She wore no shoes, confessed no clues, even as she taunted
rules only made for summer schools. She had dark hair, a pliant
stare, and blithely moved through fractured air without resistance,
without care. For hers were the kingdoms of the fragrant and fair.
And her scepter was power everywhere.

But Joshua, laden with care, did not dare to greet her.

Then she faded away, in the heat of an August
day.


                                              - 17 -


It was the simulacrum of a dream. Or so to others it would often
seem. A madman’s state of mind we cannot glean. A bird of prey
with vision all too keen. Suspended high above and in between
the hope that dreams say more than they can mean.

And Joshua awakened cold and covered in a moonlit sheen.

Martin Luther could not leave confessionals at bay. He lived within
recycled sin resistant to decay. Try as he might he could not fight
the curse within the clay. And so did soul and circumstance divert
themselves one day.

Spirits do not boast but pay witness to the host. They parse the
terror and the horror, not the dolor or the farce. And seek to
release a brodequined bone and draperies of flesh from a
sparrow’s home, elevated and alone.

And Catherine sends her legions forth, to embolden Joan on her
journey north, towards a trembling star. And her only trace is the
wind on your face, blowing from afar.


                                              - 18 -


Now we go further back to fill a conspicuous gap. Age is hearsay,
says the sage. When we think we came to be is elemental
mythology. One day Joshua asked a friend, “Does philosophy
have a patron saint to help secure its end?” On November 25th of
a misplaced year she called from Huntsville to reveal Saint
Catherine as the keeper of the seal. The learned Catherine of the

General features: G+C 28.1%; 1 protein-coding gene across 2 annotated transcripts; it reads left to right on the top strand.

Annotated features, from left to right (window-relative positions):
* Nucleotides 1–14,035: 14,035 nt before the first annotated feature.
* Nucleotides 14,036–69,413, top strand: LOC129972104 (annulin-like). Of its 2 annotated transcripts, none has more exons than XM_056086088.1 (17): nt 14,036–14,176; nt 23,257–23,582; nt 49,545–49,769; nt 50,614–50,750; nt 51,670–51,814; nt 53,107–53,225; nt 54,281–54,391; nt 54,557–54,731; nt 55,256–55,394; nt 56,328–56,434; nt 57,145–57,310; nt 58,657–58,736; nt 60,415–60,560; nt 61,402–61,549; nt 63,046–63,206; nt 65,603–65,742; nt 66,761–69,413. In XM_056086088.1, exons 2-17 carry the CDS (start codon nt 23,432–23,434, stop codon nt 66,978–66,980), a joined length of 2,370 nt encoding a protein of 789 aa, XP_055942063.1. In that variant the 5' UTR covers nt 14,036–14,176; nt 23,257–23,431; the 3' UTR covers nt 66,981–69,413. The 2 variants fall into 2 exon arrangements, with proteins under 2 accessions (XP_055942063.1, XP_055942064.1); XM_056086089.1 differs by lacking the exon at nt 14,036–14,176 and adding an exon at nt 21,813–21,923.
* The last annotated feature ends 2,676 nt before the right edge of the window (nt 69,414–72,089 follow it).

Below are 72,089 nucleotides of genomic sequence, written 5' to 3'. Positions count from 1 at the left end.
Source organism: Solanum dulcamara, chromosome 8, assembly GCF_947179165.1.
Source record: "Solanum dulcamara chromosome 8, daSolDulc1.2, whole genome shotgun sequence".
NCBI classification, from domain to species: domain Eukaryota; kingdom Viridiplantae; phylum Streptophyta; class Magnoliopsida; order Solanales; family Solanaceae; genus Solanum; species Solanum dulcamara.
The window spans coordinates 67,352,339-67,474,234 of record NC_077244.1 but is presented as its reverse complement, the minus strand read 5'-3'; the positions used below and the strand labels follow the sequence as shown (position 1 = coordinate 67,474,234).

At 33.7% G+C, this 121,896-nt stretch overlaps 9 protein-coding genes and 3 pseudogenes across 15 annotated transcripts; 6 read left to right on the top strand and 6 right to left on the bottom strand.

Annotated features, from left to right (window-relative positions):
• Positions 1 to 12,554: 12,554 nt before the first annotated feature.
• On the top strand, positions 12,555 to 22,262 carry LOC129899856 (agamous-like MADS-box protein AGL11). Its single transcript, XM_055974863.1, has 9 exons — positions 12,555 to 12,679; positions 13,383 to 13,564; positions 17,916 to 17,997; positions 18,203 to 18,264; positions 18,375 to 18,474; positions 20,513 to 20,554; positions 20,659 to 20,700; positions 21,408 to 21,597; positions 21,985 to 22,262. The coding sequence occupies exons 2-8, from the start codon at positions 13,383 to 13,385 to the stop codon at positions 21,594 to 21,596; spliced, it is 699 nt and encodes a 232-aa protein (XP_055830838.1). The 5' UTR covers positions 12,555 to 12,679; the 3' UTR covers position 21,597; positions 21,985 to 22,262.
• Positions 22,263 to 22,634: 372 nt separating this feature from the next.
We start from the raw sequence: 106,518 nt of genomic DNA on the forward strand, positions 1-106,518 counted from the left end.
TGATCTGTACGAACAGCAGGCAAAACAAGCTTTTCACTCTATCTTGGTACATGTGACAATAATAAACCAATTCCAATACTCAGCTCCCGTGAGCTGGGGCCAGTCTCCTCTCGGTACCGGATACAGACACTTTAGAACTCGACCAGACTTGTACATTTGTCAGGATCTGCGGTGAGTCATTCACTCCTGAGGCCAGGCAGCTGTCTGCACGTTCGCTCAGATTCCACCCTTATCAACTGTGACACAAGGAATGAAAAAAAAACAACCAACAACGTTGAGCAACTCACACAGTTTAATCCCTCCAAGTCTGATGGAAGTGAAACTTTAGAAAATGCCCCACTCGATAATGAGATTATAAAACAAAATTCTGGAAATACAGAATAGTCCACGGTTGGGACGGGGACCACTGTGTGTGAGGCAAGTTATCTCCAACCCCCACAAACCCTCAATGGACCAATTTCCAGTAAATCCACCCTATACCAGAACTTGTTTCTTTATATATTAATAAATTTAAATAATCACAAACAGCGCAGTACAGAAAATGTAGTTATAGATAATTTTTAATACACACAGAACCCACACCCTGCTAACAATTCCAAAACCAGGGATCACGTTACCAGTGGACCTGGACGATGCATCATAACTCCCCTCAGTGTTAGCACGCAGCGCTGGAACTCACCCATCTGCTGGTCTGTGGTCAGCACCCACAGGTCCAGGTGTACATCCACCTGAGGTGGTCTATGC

elevated wheel, whose voice led Joan to her choice and her
appeal. And so was Joshua born on the feast-day of a tortured
form. The feast day of philosophy in the shadow of a dragon tree.


                                               - 20 -


A rose is a rose, as everyone knows. But what deeper truths do
tautologies disclose? With Cordelia dead, and through tears that
burn, Lear will discern, as best he can, that “a man is a man.” And
this will have taken a lifetime to learn.

But we have not yet seen how tautologies mean.

Let’s study an ocean in slow motion. A man is . . . what?
Tall? Strong? A warrior? An heir? Here? Near? Over there?

As Eckhardt’s daughter, we can only stare. And answer, “A man,”
against expectation of predication common or rare. It means, as
humor, by thwarting what we expect. Denying our sense of what
must come next.

And knowledge is a demonstration of just such expectation.

And its walls confine as prevarication.

But rigor demurs. Finding reason to doubt what we think must
come about.

As the past is a prison. And this the way out.

We wallpaper the future with prints from the past. And marvel that
pain can last and last.

As if guesswork were gain, and rigor too plain.

As if two things could ever be the same.

But that they cannot is what we forgot in journeying far from
Eden.


                                               - 97 -
                                                                   

                                         From
The Books of Joshua © 2008